A Palestinian youth on Sunday stabbed and wounded two Israeli teenagers on their way to the Western Wall in Jerusalem’s Old City during a Jewish festival, officials said.
Police said in a statement they had arrested the 19-year-old Palestinian on suspicion of attacking the two 17-year-old Israelis from behind.
The pair were taken to hospital with moderate wounds to their torsos, Israel’s emergency medical service Magen David Adom said.
Police said they used footage from surveillance cameras to track the suspect as he returned home, and found the knife thought to have been used in the early morning attack nearby.
Tensions have been running high in and around Jerusalem since the killings of Israeli and Palestinian captives in tit-for-tat kidnappings by Palestinian militants and Jewish extremists last summer.
The stabbing came as Jews celebrated the holiday of Shavuot, or Pentecost, which began on Saturday night.
The tradition includes all-night learning of Jewish scriptures and prayer, with the Western Wall — the holiest site at which Jews are allowed to pray — a popular location.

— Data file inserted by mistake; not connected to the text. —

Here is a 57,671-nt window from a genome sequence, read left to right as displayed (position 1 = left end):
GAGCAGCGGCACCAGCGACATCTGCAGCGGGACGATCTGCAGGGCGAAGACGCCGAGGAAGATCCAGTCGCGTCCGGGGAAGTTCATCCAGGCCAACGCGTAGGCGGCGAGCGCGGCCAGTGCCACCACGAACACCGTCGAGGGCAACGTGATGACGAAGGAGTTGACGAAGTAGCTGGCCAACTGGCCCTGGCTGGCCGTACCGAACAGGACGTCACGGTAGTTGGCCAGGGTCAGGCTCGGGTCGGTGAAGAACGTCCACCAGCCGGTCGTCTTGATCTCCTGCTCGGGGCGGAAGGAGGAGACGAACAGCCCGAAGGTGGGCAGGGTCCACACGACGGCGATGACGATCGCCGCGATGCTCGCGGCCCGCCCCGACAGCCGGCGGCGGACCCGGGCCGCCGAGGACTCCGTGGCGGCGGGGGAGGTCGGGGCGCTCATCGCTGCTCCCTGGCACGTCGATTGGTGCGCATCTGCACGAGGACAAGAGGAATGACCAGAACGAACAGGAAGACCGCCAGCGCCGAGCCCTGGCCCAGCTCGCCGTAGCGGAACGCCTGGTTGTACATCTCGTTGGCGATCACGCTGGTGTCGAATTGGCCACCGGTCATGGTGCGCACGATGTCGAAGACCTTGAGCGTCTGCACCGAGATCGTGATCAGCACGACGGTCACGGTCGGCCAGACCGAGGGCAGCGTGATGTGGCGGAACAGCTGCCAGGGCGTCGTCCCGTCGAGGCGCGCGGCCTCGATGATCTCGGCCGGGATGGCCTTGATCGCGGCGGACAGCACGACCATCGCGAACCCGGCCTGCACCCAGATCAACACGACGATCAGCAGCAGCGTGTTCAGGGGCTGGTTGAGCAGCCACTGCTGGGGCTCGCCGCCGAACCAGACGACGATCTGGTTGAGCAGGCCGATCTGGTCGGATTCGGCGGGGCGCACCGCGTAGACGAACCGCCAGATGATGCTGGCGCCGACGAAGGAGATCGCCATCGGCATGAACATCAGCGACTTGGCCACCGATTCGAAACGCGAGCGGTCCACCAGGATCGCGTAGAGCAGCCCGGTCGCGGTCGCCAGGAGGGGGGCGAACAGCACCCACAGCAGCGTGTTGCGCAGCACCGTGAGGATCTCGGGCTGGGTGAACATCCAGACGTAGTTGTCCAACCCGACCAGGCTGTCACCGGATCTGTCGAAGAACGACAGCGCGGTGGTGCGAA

A short distance away on Mount Zion, Catholic pilgrims held an afternoon prayer to mark Pentecost at the Cenacle, or Upper Room.
Christians believe Jesus had his Last Supper in a two-storey building, and Jews regard it as the place where the biblical figure David was buried.
A small group of ultra-Orthodox Jewish teens, kept at a distance from the Cenacle by dozens of Israeli policemen, heckled the faithful when those exited the site.
Last year, false rumours were rife that Israel was about to hand over sovereign rights to the site to the Vatican during the Pope’s visit.
The sides have reached no such agreement, but the Vatican has asked to allow greater access rights to what is one of Christianity’s most sacred sites. Catholics can currently hold prayers at the Cenacle twice a year.